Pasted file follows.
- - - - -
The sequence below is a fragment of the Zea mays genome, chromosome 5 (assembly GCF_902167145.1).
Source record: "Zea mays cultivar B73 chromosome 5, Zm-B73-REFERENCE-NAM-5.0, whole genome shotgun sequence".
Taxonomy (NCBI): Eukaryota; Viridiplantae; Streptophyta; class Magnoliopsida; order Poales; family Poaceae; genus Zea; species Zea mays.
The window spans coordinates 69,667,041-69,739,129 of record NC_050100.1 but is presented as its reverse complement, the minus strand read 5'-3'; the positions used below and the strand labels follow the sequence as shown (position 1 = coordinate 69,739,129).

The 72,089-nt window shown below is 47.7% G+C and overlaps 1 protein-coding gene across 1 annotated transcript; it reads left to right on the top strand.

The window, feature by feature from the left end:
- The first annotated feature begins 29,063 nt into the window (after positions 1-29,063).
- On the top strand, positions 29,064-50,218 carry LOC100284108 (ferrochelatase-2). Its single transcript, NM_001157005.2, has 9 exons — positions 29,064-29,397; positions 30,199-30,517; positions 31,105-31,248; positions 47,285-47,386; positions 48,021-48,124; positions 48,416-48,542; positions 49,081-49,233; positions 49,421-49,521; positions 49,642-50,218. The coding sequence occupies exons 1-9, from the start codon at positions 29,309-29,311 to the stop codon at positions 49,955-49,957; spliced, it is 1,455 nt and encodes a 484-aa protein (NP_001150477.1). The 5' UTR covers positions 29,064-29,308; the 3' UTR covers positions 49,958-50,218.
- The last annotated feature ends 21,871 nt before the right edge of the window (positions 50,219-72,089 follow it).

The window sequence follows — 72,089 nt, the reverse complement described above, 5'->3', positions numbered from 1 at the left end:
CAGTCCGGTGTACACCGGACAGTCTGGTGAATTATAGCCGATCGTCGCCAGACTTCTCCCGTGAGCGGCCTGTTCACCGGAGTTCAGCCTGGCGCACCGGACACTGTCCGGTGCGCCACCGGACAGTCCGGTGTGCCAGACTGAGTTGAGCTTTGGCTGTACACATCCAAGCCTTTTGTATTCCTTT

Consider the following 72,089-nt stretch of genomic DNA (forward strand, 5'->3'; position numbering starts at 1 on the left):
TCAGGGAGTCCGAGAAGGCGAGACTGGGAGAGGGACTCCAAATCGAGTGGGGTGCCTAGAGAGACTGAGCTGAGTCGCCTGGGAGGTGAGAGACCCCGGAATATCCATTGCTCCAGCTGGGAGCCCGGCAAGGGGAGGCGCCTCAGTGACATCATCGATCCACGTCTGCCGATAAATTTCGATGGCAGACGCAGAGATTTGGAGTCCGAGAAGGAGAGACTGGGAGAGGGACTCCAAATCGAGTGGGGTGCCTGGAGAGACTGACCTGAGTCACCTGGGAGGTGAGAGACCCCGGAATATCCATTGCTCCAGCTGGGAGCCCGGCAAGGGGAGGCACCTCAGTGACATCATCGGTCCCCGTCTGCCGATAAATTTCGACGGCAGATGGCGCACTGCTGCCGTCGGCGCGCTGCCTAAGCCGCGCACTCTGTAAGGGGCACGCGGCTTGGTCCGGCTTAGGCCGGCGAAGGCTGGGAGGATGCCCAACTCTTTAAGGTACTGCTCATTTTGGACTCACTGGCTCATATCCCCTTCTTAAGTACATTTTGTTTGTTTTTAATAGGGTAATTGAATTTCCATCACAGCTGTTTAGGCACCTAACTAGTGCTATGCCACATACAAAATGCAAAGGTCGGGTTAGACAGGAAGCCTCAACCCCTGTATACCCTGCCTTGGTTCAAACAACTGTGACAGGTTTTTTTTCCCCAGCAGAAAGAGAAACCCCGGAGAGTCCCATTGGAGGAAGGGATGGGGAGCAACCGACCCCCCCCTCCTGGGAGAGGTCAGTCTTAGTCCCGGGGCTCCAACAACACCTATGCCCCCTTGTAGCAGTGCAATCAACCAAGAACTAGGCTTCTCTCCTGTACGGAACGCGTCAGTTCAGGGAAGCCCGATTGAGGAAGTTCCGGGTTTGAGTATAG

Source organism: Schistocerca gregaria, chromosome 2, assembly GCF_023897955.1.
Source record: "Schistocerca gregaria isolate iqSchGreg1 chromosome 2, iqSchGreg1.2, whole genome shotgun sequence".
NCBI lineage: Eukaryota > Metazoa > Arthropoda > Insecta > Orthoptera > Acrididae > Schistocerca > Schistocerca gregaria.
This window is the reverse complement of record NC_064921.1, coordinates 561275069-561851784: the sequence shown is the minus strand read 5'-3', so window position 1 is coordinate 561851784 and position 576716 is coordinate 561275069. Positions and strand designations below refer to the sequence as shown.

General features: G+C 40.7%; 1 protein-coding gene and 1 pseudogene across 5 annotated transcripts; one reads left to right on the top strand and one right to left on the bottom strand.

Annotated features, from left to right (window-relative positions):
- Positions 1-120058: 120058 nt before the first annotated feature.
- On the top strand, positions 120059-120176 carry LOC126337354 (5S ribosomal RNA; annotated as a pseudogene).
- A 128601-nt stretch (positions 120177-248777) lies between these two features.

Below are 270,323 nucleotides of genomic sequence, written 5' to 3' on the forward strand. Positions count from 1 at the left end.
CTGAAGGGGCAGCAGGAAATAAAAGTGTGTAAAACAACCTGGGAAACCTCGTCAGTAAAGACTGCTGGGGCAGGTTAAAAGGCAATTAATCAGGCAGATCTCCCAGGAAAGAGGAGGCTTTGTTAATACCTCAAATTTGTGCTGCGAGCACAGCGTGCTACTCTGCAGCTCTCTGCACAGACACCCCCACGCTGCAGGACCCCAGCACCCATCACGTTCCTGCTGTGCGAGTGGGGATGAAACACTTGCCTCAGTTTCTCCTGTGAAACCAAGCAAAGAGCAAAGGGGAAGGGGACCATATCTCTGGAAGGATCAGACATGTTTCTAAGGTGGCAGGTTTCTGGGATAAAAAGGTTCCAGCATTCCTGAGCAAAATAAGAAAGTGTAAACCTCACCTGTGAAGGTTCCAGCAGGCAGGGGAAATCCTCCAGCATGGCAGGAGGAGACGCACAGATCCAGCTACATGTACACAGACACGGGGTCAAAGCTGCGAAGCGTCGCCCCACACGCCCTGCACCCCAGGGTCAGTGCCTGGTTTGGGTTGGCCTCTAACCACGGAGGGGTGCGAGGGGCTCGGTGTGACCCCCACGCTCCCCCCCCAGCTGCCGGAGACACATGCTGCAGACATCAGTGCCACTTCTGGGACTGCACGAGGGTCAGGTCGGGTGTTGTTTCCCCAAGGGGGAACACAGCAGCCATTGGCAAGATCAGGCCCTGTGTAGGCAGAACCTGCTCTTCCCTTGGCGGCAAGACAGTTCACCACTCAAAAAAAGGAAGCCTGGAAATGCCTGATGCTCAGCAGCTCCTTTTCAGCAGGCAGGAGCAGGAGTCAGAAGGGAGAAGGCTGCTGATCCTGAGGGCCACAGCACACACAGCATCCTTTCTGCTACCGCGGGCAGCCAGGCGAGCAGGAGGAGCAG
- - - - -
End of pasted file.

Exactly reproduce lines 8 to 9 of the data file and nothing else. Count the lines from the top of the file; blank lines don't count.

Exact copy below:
- On the top strand, positions 29,064-50,218 carry LOC100284108 (ferrochelatase-2). Its single transcript, NM_001157005.2, has 9 exons — positions 29,064-29,397; positions 30,199-30,517; positions 31,105-31,248; positions 47,285-47,386; positions 48,021-48,124; positions 48,416-48,542; positions 49,081-49,233; positions 49,421-49,521; positions 49,642-50,218. The coding sequence occupies exons 1-9, from the start codon at positions 29,309-29,311 to the stop codon at positions 49,955-49,957; spliced, it is 1,455 nt and encodes a 484-aa protein (NP_001150477.1). The 5' UTR covers positions 29,064-29,308; the 3' UTR covers positions 49,958-50,218.
- The last annotated feature ends 21,871 nt before the right edge of the window (positions 50,219-72,089 follow it).